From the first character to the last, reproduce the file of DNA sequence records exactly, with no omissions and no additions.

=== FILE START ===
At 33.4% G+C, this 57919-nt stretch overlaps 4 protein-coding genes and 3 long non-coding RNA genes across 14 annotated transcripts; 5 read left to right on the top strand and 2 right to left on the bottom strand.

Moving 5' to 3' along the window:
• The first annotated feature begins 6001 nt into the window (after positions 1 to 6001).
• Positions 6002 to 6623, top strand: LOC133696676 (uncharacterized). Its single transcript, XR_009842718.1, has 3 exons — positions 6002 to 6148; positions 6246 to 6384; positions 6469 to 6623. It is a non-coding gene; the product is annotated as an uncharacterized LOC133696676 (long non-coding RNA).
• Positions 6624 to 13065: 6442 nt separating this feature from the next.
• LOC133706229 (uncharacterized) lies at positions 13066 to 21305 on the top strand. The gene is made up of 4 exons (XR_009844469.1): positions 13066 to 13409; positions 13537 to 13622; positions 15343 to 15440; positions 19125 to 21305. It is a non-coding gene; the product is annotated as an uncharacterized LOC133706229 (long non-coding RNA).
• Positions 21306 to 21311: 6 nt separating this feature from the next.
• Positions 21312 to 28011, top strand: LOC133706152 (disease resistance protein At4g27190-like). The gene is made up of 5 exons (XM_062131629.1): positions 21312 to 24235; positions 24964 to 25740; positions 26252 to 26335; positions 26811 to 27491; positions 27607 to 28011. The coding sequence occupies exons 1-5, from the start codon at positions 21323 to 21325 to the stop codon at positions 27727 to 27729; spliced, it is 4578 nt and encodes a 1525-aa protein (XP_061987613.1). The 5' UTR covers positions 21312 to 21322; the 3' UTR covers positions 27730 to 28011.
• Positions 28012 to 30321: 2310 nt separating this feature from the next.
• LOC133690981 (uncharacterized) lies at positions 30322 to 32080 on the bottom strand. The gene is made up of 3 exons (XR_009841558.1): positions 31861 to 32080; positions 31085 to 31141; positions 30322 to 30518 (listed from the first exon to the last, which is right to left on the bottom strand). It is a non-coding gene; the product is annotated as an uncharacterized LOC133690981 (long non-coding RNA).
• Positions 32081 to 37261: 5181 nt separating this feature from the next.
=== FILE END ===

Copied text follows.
At 33.4% G+C, this 57919-nt stretch overlaps 4 protein-coding genes and 3 long non-coding RNA genes across 14 annotated transcripts; 5 read left to right on the top strand and 2 right to left on the bottom strand.

Moving 5' to 3' along the window:
• The first annotated feature begins 6001 nt into the window (after positions 1 to 6001).
• Positions 6002 to 6623, top strand: LOC133696676 (uncharacterized). Its single transcript, XR_009842718.1, has 3 exons — positions 6002 to 6148; positions 6246 to 6384; positions 6469 to 6623. It is a non-coding gene; the product is annotated as an uncharacterized LOC133696676 (long non-coding RNA).
• Positions 6624 to 13065: 6442 nt separating this feature from the next.
• LOC133706229 (uncharacterized) lies at positions 13066 to 21305 on the top strand. The gene is made up of 4 exons (XR_009844469.1): positions 13066 to 13409; positions 13537 to 13622; positions 15343 to 15440; positions 19125 to 21305. It is a non-coding gene; the product is annotated as an uncharacterized LOC133706229 (long non-coding RNA).
• Positions 21306 to 21311: 6 nt separating this feature from the next.
• Positions 21312 to 28011, top strand: LOC133706152 (disease resistance protein At4g27190-like). The gene is made up of 5 exons (XM_062131629.1): positions 21312 to 24235; positions 24964 to 25740; positions 26252 to 26335; positions 26811 to 27491; positions 27607 to 28011. The coding sequence occupies exons 1-5, from the start codon at positions 21323 to 21325 to the stop codon at positions 27727 to 27729; spliced, it is 4578 nt and encodes a 1525-aa protein (XP_061987613.1). The 5' UTR covers positions 21312 to 21322; the 3' UTR covers positions 27730 to 28011.
• Positions 28012 to 30321: 2310 nt separating this feature from the next.
• LOC133690981 (uncharacterized) lies at positions 30322 to 32080 on the bottom strand. The gene is made up of 3 exons (XR_009841558.1): positions 31861 to 32080; positions 31085 to 31141; positions 30322 to 30518 (listed from the first exon to the last, which is right to left on the bottom strand). It is a non-coding gene; the product is annotated as an uncharacterized LOC133690981 (long non-coding RNA).
• Positions 32081 to 37261: 5181 nt separating this feature from the next.